Today I’ve interviewed Steve Bartel, Head of Analytics Team at Dropbox.
Dropbox no-touch sales model is a very good example to emphasize how important it is to increase customer value using different types of user approach activities (nurturing campaigns, application, etc.)
Those activities, if done correctly, would naturally increase customer engagement rate and are easy to perform when thinking of the customer’s life-cycle stage at any given time.
The most efficient way to conduct those activities is by performing them based on the customer life-cycle stage, rather than time-based (as many companies still do) as the first approach refers directly to the user’s life-cycle stage in the application while the later assumes where they’d be at this time statistically.
If we refer to our users knowing their current stage in our application (instead of assuming that), we increase the chance users will be mature enough and be able to address our call and implement our suggestions.
See the complete interview with Steve to find out which other activities Dropbox is using to increase their customer engagement:
To read the full transcription of the video, click here
My name is Steven Bartel. I am responsible for the analytics team at Dropbox. And Dropbox is just a way to have your files wherever you are, it also makes it really easy to share them. So dropbox does a lot of different things to increase user engagement. We use some of the more standard techniques.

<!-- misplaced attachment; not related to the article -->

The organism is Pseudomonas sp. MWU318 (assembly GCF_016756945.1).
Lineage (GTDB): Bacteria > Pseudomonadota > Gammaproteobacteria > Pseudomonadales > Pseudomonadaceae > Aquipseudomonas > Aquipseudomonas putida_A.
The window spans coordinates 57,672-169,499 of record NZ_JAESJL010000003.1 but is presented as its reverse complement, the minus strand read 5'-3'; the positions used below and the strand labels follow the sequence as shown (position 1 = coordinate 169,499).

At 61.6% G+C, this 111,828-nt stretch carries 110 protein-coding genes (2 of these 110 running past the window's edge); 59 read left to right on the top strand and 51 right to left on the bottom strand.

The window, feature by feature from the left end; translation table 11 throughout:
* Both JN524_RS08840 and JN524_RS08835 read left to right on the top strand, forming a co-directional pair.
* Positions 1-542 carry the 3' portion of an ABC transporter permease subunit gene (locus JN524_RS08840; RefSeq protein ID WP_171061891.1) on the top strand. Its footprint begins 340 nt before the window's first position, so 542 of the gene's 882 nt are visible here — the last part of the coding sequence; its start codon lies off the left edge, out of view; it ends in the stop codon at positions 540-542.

For example, we’ll have tip e-mails, so early on in your Dropbox life, you’ll get an e-mail, saying “Hey, you haven’t tried out this feature. It might be useful for you.” We also do things around promoting our different features on our website. For example, in the top left corner when you’re browsing your files online you might see something that prompts you to share a folder with a friend, and maybe your photos.
Lastly some of our features our viral and they help our users promote user engagement across each other. For example, we have shared folders, so when I put something into a shared folder, I’ll invite my friend to it. And, you know, they’ll start using DropBox again. We have a sales team. And what they’re looking into is how to sell DropBox for businesses.
The consumer product is entirely driven word of mouth and automated through our website. But we find that it’s, you know, very useful to have people to help explain the use case of DropBox for businesses. It might be, you know, if that’s a thing that will put more into this product, and we have a bunch of tools around, sourcing those leads, and figuring out who exactly might be the best fit for our sales team.